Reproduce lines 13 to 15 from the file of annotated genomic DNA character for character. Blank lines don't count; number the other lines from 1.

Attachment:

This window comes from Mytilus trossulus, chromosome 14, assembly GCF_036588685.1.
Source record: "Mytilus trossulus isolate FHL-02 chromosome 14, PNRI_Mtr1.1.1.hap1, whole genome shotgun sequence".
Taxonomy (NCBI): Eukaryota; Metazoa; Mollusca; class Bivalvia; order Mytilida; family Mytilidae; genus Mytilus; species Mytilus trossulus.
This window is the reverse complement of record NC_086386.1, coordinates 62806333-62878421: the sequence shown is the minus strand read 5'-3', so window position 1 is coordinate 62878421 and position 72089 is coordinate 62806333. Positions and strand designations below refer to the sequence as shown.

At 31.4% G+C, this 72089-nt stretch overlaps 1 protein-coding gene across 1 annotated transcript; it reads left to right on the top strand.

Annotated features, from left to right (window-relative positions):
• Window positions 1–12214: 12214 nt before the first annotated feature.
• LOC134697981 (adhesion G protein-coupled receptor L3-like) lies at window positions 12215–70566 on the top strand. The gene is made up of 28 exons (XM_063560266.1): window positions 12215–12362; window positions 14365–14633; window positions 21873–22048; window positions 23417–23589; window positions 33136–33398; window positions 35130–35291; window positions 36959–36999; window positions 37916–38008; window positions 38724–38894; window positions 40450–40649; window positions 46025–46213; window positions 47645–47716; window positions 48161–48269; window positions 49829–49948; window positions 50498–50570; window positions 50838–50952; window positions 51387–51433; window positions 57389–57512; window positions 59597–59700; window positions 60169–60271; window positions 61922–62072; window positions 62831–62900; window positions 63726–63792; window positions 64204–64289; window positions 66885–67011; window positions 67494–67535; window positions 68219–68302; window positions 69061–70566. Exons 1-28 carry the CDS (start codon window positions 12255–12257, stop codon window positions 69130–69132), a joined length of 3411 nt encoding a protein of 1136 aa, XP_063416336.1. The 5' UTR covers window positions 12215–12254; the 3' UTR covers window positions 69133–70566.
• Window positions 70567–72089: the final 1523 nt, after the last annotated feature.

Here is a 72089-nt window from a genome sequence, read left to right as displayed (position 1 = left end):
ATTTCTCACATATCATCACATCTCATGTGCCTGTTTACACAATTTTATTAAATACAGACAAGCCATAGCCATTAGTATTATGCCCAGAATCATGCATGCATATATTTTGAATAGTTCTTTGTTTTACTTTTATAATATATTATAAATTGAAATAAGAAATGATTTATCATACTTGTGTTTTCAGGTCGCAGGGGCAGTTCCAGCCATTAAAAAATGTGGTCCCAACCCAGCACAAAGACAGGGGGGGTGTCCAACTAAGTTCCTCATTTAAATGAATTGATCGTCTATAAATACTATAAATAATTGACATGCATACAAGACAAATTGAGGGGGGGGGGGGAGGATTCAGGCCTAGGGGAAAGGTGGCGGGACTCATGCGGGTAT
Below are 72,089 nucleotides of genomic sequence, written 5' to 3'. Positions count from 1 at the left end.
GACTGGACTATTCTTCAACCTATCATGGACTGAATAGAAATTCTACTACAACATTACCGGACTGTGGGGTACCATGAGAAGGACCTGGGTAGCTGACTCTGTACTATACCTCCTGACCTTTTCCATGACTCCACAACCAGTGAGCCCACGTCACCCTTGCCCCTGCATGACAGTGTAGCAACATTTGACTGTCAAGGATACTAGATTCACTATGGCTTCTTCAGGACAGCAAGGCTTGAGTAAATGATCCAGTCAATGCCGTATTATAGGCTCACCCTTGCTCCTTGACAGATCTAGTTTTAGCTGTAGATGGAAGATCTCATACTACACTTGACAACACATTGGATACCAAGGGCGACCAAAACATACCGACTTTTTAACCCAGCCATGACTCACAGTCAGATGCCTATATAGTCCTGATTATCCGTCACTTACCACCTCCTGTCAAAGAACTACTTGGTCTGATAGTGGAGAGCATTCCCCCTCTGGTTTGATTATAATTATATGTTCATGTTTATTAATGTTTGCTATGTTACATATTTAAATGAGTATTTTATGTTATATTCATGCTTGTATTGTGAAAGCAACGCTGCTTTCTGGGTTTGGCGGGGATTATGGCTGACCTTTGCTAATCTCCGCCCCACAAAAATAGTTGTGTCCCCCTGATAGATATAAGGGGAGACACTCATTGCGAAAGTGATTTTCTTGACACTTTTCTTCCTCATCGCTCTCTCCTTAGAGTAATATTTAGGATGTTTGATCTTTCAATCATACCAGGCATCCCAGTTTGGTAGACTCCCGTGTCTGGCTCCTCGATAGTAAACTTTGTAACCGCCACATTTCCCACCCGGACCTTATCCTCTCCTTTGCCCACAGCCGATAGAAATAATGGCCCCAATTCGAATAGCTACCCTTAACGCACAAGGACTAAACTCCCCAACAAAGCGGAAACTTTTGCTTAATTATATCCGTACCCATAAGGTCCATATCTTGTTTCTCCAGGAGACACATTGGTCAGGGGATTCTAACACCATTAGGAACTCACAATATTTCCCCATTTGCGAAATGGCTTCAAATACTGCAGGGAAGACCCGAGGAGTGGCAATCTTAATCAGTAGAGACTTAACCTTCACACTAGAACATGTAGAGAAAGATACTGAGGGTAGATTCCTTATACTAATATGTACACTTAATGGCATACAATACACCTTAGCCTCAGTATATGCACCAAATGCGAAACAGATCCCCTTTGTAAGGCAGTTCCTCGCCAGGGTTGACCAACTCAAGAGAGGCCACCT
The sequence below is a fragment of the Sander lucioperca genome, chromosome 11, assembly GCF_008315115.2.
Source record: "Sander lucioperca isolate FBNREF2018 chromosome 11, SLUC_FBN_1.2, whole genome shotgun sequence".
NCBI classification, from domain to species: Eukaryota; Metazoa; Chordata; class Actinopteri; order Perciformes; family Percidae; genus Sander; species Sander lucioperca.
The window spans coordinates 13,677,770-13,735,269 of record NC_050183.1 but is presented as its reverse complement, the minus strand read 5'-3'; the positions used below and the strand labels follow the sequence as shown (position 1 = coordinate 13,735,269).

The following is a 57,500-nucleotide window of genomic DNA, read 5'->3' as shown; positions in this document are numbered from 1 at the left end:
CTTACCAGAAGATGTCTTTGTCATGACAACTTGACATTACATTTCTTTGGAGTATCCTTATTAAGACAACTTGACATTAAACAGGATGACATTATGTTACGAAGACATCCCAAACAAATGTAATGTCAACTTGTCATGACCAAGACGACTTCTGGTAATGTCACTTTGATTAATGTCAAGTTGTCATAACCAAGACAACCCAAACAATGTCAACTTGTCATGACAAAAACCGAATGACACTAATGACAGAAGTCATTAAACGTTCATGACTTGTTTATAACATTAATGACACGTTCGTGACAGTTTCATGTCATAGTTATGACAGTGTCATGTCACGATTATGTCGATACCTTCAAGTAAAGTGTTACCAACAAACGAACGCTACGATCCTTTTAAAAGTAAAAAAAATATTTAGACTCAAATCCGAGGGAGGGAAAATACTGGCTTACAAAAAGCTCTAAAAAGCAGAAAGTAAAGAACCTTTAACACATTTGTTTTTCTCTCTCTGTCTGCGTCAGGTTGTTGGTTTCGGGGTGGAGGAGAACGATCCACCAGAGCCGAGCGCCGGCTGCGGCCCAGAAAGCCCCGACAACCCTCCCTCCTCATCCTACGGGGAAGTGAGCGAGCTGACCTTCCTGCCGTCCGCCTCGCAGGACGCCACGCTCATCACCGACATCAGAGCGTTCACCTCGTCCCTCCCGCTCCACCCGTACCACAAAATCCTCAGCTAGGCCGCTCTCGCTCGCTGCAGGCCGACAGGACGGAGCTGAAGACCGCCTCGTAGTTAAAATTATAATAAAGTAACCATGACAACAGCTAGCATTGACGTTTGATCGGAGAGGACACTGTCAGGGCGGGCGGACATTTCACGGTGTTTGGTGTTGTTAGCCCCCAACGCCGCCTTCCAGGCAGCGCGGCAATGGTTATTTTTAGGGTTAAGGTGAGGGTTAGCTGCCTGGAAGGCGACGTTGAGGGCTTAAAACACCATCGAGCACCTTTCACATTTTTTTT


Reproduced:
GACTGGACTATTCTTCAACCTATCATGGACTGAATAGAAATTCTACTACAACATTACCGGACTGTGGGGTACCATGAGAAGGACCTGGGTAGCTGACTCTGTACTATACCTCCTGACCTTTTCCATGACTCCACAACCAGTGAGCCCACGTCACCCTTGCCCCTGCATGACAGTGTAGCAACATTTGACTGTCAAGGATACTAGATTCACTATGGCTTCTTCAGGACAGCAAGGCTTGAGTAAATGATCCAGTCAATGCCGTATTATAGGCTCACCCTTGCTCCTTGACAGATCTAGTTTTAGCTGTAGATGGAAGATCTCATACTACACTTGACAACACATTGGATACCAAGGGCGACCAAAACATACCGACTTTTTAACCCAGCCATGACTCACAGTCAGATGCCTATATAGTCCTGATTATCCGTCACTTACCACCTCCTGTCAAAGAACTACTTGGTCTGATAGTGGAGAGCATTCCCCCTCTGGTTTGATTATAATTATATGTTCATGTTTATTAATGTTTGCTATGTTACATATTTAAATGAGTATTTTATGTTATATTCATGCTTGTATTGTGAAAGCAACGCTGCTTTCTGGGTTTGGCGGGGATTATGGCTGACCTTTGCTAATCTCCGCCCCACAAAAATAGTTGTGTCCCCCTGATAGATATAAGGGGAGACACTCATTGCGAAAGTGATTTTCTTGACACTTTTCTTCCTCATCGCTCTCTCCTTAGAGTAATATTTAGGATGTTTGATCTTTCAATCATACCAGGCATCCCAGTTTGGTAGACTCCCGTGTCTGGCTCCTCGATAGTAAACTTTGTAACCGCCACATTTCCCACCCGGACCTTATCCTCTCCTTTGCCCACAGCCGATAGAAATAATGGCCCCAATTCGAATAGCTACCCTTAACGCACAAGGACTAAACTCCCCAACAAAGCGGAAACTTTTGCTTAATTATATCCGTACCCATAAGGTCCATATCTTGTTTCTCCAGGAGACACATTGGTCAGGGGATTCTAACACCATTAGGAACTCACAATATTTCCCCATTTGCGAAATGGCTTCAAATACTGCAGGGAAGACCCGAGGAGTGGCAATCTTAATCAGTAGAGACTTAACCTTCACACTAGAACATGTAGAGAAAGATACTGAGGGTAGATTCCTTATACTAATATGTACACTTAATGGCATACAATACACCTTAGCCTCAGTATATGCACCAAATGCGAAACAGATCCCCTTTGTAAGGCAGTTCCTCGCCAGGGTTGACCAACTCAAGAGAGGCCACCT
The sequence below is a fragment of the Sander lucioperca genome, chromosome 11, assembly GCF_008315115.2.
Source record: "Sander lucioperca isolate FBNREF2018 chromosome 11, SLUC_FBN_1.2, whole genome shotgun sequence".